Sitting for my final exam in International Relations, I found myself next to Hashemi, whose comrades were fighting and killing my fellow citizens in the mountains of Afghanistan at that very moment. The fact that the Taliban publicly executes homosexuals and infidels, and denies girls and women the right to go to school, gave no pause to the same Yale administrators who pride themselves on their commitment to gay rights, feminism, and academic freedom. In an interview, Hashemi boasted to the New York Times: "I could have ended up in Guantanamo Bay. Instead, I ended up at Yale."

It's hard to overlook the paradox:
By enrolling Hashemi in the name of diversity, Yale abandoned the principle of human rights-the very principle that allows diverse individuals, including those of different faiths, to coexist peacefully.

It was my aim in writing Sex and God at Yale to bring accountability to Yale's leaders in hopes of reform. Yale has educated three of the last four presidents, and two of the last three justices appointed to the Supreme Court. What kind of leaders will it be supplying in ten years, given its current direction?

Unfortunately, what's happening at Yale is indicative of what is occurring at colleges and universities across the country. Sex Week, for example, is being replicated at Harvard, Brown, Duke, Northwestern, the University of Illinois, and the University of Wisconsin. Nor would it suffice to demand an end to Sex Weeks on America's college campuses. Those events are, after all, only symptoms of a deeper emptiness in modern academia. Our universities have lost touch with the purpose of liberal arts education, the pursuit of truth. In abandoning that mission-indeed, by denying its possibility-our institutions of higher learning are afflicted to the core.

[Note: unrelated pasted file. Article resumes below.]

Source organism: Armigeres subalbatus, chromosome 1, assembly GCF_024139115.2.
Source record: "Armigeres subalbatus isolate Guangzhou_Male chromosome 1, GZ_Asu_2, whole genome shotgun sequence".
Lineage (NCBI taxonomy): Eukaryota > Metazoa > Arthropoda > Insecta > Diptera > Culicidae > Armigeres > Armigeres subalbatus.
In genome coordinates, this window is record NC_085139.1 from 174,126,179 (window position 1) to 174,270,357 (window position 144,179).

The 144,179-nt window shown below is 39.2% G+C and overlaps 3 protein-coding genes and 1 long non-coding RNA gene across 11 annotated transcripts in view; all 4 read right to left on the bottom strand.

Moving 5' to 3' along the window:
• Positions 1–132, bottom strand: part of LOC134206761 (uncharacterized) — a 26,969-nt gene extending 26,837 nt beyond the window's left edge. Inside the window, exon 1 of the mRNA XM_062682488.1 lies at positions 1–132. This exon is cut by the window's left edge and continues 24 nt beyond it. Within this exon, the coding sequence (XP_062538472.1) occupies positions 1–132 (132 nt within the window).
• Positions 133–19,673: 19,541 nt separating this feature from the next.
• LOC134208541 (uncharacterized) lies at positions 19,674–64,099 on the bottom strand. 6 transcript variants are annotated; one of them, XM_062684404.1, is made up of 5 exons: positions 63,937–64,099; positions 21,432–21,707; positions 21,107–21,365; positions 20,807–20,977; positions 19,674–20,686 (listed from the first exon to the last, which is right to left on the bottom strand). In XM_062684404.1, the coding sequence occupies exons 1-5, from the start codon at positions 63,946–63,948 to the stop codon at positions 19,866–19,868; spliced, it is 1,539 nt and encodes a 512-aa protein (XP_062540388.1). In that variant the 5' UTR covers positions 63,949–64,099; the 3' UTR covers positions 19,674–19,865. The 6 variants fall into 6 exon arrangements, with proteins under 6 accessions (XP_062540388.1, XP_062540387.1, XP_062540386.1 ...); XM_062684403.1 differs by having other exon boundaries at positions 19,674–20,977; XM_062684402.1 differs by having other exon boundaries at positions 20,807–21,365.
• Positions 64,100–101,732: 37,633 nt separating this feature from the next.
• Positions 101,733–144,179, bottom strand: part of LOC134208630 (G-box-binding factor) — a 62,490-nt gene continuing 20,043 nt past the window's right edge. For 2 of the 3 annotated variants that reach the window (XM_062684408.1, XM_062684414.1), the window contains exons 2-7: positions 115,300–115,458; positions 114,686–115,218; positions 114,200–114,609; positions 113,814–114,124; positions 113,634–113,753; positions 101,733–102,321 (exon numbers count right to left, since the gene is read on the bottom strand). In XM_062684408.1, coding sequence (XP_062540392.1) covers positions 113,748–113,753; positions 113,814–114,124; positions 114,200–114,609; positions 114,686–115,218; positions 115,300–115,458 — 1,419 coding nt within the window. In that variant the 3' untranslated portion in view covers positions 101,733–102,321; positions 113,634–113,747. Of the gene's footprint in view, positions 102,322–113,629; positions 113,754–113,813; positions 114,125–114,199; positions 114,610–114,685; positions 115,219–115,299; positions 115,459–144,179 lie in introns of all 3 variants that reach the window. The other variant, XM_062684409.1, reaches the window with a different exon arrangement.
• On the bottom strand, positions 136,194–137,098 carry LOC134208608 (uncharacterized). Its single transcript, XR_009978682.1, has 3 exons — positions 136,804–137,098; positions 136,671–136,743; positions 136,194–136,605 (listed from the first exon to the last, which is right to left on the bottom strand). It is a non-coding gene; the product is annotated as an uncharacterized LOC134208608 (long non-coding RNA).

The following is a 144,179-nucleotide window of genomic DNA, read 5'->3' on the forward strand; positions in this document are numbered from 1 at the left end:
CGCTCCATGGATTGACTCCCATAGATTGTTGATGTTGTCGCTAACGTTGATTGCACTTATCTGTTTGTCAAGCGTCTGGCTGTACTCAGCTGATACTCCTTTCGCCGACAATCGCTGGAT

The political freedom that makes a liberal arts education possible requires an ongoing and active defense of liberty. Try exercising academic freedom in a place like Tehran or Kabul! Here in the U.S., we take our liberty far too much for granted. To the extent that Yale and schools like it succeed in producing leaders who subscribe to the ideology of moral relativism-and who thus see no moral distinction between America and its enemies-we will likely be disabused of this false sense of security all too soon.

"We live in a culture of Peter Pans"

Jason Barney
Latin Teacher, Clapham School

Friday, April 06, 2007

Federal Court Overturns Injunction against National Scout Jamboree; American Legion Hails Decision

INDIANAPOLIS (April 5, 2007) - The leader of the nation’s largest veteran’s organization hailed yesterday’s decision from the U.S. Seventh Circuit Court of Appeals in Chicago that dismissed the ACLU’s lawsuit against the Dept. of Defense for supporting the National Boy Scout Jamboree.

“This is a victory for not only the youth of our nation but also for the preservation of tradition and common sense,” said American Legion National Commander Paul A. Morin. “For more than 25 years, Boy Scouts have held the National Scout Jamboree every four years at Fort A.P. Hill near Fredericksburg, Va. for ten days of activities emphasizing physical fitness, appreciation of the outdoors, and patriotism. It is especially fitting that the Scouts will be able to go forward with the 2010 Jamboree as they celebrate the 100th Anniversary of the Boy Scouts of America.”